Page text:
19. Supplemental Instruction in Physical Chemistry I

    Science.gov (United States)

    Toby, Ellen; Scott, Timothy P.; Migl, David; Kolodzeji, Elizabeth

    2016-01-01

    Physical chemistry I at Texas A&M University is an upper division course requiring mathematical and analytical skills. As such, this course poses a major problem for many Chemistry, Engineering, Biochemistry and Genetics majors. Comparisons between participants and non-participants in Supplemental Instruction for physical chemistry were made…

  20. Modern Analytical Chemistry in the Contemporary World

    Science.gov (United States)

    Šíma, Jan

    2016-01-01

    Students not familiar with chemistry tend to misinterpret analytical chemistry as some kind of the sorcery where analytical chemists working as modern wizards handle magical black boxes able to provide fascinating results. However, this approach is evidently improper and misleading. Therefore, the position of modern analytical chemistry among…

  1. One-world chemistry and systems thinking

    Science.gov (United States)

    Matlin, Stephen A.; Mehta, Goverdhan; Hopf, Henning; Krief, Alain

    2016-05-01

    The practice and overarching mission of chemistry need a major overhaul in order to be fit for purpose in the twenty-first century and beyond. The concept of 'one-world' chemistry takes a systems approach that brings together many factors, including ethics and sustainability, that are critical to the future role of chemistry.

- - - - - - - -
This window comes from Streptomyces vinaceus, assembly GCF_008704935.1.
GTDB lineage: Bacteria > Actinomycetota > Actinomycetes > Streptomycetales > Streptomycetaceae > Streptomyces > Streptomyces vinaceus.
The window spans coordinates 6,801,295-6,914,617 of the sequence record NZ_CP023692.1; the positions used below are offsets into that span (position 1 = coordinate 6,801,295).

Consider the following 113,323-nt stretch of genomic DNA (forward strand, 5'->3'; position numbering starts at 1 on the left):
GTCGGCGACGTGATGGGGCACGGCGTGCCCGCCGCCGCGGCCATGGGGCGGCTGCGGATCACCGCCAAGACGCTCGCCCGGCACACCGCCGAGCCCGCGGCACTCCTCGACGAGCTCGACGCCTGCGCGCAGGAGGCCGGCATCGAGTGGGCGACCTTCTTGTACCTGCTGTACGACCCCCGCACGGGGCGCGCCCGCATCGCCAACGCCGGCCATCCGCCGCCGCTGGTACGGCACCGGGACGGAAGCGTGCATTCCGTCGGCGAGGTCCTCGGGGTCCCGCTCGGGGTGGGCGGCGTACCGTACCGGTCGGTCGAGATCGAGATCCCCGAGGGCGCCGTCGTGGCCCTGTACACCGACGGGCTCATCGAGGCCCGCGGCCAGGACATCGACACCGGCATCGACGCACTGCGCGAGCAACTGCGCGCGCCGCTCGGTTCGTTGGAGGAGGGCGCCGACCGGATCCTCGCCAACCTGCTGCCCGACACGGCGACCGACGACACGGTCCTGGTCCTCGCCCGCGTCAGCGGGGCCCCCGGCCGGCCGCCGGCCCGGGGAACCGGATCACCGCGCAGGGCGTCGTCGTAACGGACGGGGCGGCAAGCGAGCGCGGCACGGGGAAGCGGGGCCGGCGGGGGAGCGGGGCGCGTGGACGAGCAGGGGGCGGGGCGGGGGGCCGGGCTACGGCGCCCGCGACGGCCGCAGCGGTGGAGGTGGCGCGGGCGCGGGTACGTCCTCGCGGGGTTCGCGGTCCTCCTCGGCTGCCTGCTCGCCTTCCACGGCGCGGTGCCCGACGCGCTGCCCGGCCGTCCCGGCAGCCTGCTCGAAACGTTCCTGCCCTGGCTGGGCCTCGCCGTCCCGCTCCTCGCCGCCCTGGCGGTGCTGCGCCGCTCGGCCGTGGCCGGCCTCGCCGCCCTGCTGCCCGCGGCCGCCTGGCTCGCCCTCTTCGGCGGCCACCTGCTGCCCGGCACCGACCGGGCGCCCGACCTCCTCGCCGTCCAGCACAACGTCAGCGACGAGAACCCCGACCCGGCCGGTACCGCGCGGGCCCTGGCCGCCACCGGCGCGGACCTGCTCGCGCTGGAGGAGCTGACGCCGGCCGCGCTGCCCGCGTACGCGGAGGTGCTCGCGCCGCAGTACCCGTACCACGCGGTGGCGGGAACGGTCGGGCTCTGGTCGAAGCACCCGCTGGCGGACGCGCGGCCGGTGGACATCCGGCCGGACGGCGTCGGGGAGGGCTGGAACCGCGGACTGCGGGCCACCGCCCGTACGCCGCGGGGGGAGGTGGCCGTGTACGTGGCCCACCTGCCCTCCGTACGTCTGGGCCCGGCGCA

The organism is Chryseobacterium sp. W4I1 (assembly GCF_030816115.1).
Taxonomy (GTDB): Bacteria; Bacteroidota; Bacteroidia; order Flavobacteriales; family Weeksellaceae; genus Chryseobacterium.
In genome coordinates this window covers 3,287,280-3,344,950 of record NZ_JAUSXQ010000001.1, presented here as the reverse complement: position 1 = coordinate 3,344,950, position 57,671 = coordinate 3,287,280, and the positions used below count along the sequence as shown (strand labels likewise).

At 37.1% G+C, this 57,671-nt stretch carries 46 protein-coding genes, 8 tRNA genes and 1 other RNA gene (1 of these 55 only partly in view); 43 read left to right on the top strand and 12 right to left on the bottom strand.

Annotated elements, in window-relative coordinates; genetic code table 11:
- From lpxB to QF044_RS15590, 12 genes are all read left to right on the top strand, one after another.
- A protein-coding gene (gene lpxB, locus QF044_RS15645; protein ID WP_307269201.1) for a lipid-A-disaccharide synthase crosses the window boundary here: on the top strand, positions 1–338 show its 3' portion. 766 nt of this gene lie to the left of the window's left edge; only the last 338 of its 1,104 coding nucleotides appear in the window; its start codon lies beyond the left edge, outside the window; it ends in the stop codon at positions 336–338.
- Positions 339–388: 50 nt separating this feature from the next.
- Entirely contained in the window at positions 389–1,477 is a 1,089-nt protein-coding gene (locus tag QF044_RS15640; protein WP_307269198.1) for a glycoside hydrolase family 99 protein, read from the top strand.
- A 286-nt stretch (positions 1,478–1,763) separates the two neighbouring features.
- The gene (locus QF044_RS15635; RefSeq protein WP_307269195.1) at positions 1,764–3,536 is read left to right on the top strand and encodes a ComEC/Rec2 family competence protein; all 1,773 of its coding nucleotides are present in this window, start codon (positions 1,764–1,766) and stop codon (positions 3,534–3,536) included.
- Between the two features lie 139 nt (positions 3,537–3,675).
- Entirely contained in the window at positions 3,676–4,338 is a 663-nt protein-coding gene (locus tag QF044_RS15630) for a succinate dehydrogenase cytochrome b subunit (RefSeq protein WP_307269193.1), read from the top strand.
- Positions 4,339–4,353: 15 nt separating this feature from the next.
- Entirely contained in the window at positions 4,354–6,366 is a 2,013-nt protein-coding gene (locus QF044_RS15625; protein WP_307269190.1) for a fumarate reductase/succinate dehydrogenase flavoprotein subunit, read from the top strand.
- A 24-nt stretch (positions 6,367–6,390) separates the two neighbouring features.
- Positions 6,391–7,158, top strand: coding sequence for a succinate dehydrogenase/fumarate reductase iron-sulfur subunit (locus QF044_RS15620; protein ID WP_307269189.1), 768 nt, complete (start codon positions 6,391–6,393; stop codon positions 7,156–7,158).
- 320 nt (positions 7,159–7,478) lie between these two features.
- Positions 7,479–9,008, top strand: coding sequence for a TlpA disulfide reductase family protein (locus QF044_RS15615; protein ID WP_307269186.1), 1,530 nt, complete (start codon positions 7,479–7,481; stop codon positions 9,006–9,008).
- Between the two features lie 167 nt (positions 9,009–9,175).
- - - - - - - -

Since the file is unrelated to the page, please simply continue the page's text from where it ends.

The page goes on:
2. 42 CFR 493.931 - Routine chemistry.

    Science.gov (United States)

    2010-10-01

    ... 42 Public Health 5 2010-10-01 2010-10-01 false Routine chemistry. 493.931 Section 493.931 Public... Proficiency Testing Programs by Specialty and Subspecialty § 493.931 Routine chemistry. (a) Program content and frequency of challenge. To be approved for proficiency testing for routine chemistry, a...

  3. 42 CFR 493.929 - Chemistry.

    Science.gov (United States)

    2010-10-01

    ... 42 Public Health 5 2010-10-01 2010-10-01 false Chemistry. 493.929 Section 493.929 Public Health... Proficiency Testing Programs by Specialty and Subspecialty § 493.929 Chemistry. The subspecialties under the specialty of chemistry for which a proficiency testing program may offer proficiency testing are...

  4. Organic Chemistry Self Instructional Package 2: Methane.

    Science.gov (United States)